Question: My husband and I are separating. What's the best way to tell the children?
Don: Here are some key points to consider as you take this important step.
Preparation: It is best to prepare for this conversation with your spouse with a counselor. You need to sit down with your spouse and jointly come up with answers to the most likely asked question by your children. This may be tense, but it is best done before being in front of the children.
1. Why is your marriage ending? Or why are you separating and does this mean your marriage is ending?
2. When will the first visit to the parent moving out be?
3. How will future decisions about the kids be made?
4. Will the children have a room of their own in the new place?
5. Will the children have to move from their current house and school?
~ When to tell them: Make sure that they are told at least a few days before one spouse moves out. It is better to tell them sooner than later so they do not overhear it in the house or from those outside the home.
1. Plan a block of time after telling them to answer more questions or provide comfort.
2. Don’t break the news on a holiday, such as Christmas, birthdays, or anniversaries of family events. This is a day that will be remembered for a long time. Choose well.
~ Where to tell them: The best place is at home in a family space. It gives them a chance to openly express themselves where they are most familiar. They also have the option of being alone in their bedroom if they desire. Know that the place you choose will carry the memory of this conversation.
~ Who should be there: Ideally you and your spouse and ALL the children, if possible. Presenting a united front at this tough time will show that the marriage may end but your joint care and concern for them won’t. Everyone will be emotional. This is normal.
~ Let honesty be your guide. Simple honesty. Resist the urge to be critical, blame and bad mouth the other or yourself. Your children will remember EVERYTHING YOU SAY about the other spouse, and they will hold you accountable for that later. Therefore, DO NOT argue and get over the need to emotionally hurt your spouse in front of the children or after the separation. Many children say they never understood why their parents divorced. Save them this worry by being honest about your reasons. It could save the children from begging for reconciliation if they understand the circumstances for the split.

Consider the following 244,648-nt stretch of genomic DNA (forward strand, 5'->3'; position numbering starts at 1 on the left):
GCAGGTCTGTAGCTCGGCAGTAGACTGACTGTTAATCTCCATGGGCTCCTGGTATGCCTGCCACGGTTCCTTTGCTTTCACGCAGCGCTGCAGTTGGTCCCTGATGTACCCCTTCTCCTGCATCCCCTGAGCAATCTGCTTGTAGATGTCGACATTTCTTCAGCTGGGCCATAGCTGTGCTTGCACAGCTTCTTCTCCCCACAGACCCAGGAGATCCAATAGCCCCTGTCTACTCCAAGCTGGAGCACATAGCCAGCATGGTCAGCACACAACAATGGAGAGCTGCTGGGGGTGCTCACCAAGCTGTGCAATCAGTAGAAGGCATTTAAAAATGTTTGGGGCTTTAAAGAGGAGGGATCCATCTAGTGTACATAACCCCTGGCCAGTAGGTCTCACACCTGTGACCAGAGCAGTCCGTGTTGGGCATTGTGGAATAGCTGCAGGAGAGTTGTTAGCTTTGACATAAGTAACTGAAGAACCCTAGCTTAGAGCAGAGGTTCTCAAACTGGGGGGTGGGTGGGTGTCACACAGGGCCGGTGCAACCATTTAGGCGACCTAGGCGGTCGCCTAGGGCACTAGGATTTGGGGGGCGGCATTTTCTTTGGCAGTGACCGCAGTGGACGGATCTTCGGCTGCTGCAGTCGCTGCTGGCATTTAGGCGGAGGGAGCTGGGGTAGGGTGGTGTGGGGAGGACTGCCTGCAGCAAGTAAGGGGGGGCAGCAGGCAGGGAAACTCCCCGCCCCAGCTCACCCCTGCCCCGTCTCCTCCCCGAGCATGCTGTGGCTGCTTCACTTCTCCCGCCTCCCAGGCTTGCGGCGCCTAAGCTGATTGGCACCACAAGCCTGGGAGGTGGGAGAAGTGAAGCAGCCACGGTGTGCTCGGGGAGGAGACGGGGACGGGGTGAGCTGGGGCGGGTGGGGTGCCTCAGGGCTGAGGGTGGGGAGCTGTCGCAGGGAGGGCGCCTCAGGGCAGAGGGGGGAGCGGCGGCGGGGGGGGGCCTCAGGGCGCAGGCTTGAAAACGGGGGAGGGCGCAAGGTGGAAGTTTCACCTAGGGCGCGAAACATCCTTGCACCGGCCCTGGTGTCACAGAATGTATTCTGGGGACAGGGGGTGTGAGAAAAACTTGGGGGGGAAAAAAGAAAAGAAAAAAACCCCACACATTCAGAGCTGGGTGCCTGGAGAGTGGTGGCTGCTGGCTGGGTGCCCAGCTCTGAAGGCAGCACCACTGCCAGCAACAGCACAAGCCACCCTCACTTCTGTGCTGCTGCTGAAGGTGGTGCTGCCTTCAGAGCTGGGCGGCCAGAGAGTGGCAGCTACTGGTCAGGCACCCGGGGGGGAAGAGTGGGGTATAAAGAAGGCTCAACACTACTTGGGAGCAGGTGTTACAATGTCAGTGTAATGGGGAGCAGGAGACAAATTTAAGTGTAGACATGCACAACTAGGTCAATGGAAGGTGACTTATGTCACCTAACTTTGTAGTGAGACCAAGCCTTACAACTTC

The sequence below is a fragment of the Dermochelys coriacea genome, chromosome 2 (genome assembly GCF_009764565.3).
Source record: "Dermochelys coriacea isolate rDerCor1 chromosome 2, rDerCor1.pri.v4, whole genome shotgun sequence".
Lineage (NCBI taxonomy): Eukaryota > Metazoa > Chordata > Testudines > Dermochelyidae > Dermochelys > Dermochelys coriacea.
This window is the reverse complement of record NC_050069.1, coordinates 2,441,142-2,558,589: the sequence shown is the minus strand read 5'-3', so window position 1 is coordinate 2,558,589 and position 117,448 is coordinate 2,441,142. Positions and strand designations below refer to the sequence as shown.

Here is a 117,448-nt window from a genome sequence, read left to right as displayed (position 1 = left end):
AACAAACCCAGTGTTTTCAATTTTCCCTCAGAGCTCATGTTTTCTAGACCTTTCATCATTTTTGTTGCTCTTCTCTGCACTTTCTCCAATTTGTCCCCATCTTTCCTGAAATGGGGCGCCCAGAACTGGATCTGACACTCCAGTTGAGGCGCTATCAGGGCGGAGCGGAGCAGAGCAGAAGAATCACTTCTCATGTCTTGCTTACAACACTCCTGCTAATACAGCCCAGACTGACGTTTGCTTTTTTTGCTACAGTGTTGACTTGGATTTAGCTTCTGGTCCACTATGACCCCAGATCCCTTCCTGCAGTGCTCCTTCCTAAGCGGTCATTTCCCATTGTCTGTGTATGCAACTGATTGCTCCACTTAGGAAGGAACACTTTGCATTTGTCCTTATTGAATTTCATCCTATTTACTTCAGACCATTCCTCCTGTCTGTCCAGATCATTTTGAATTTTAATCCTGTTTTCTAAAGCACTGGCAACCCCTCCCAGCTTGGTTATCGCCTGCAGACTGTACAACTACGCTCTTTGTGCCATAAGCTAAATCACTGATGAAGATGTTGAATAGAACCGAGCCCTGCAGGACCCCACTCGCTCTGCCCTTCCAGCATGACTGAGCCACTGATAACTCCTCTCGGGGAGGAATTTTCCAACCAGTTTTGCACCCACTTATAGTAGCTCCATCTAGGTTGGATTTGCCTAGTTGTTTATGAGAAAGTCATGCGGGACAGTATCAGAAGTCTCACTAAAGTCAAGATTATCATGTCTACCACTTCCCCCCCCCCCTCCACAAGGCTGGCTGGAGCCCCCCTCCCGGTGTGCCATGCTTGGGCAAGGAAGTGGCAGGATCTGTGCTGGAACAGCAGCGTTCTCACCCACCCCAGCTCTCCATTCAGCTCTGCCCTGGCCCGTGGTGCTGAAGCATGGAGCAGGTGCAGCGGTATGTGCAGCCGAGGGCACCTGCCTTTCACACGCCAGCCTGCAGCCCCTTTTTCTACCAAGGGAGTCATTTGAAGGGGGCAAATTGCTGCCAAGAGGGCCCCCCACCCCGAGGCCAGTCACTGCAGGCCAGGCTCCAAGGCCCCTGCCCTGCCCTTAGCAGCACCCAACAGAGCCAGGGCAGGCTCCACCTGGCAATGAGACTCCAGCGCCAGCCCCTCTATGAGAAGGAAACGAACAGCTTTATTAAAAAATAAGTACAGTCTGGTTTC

~ Reassure your children that this divorce is about the relationship between the parents and not the children. They are not to blame. Being honest about your split will reduce the guilt of the child. Many children think that there was something they could have done to keep the parents happy together. Having a parent move out can feel like the ultimate punishment for something, so remind them that you both still love them and will continue to care for them.
~ Talk about expectation around the move of the parent leaving. Tell them the day it will happen and when they will see the new place and when they can stay overnight. Let them know how often they will visit, whether they will have their own room right away, if they can bring their pets, and if their school will change.
~ Try to create positive, but honest attitude about their new rooms and having two homes but don’t oversell it. Just keep it positive and real. If there is shouting and discord, you can also tell them that this will stop and that parents will have more time to focus on the kids as a result.item4a1a1
~ Know that this is the beginning of the grief process for each family member, whether it is a separation or a divorce. The family is changing and each person will react differently to the changes.
Final Note: Practice presenting the decision to your children and practice answering these questions with a friend. You can do this also with your ex but if that is too tense, practice with a friend first then with your spouse. The more you can become familiar through role-play, the more familiar you will be with the emotion that will come when you tell the kids. This is to reduce your shock and help you be there more for the kids.~
However, in some cases there is little to no emotion left in the relationship of the parents. Be sure to practice what you are going to say anyway, sometimes, when you look into the faces of your children when they hear the news, your emotion will come. Your emotions aren't bad, it is just more comforting to the kids if you have adjusted some emotionally to the split so you are not more upset than they are.
And lastly, keep it brief and to the point. Don't try to talk on and on to stop their reactions. Work with whatever they bring up. Be kind to yourself. Later, debrief with a friend.
It is hard on everyone. No one planned for this. It is not easy, but necessary. It is possible to get through these times and keep the kids foremost in mind as the adults work out their adult things. Take it all, one step and then the next..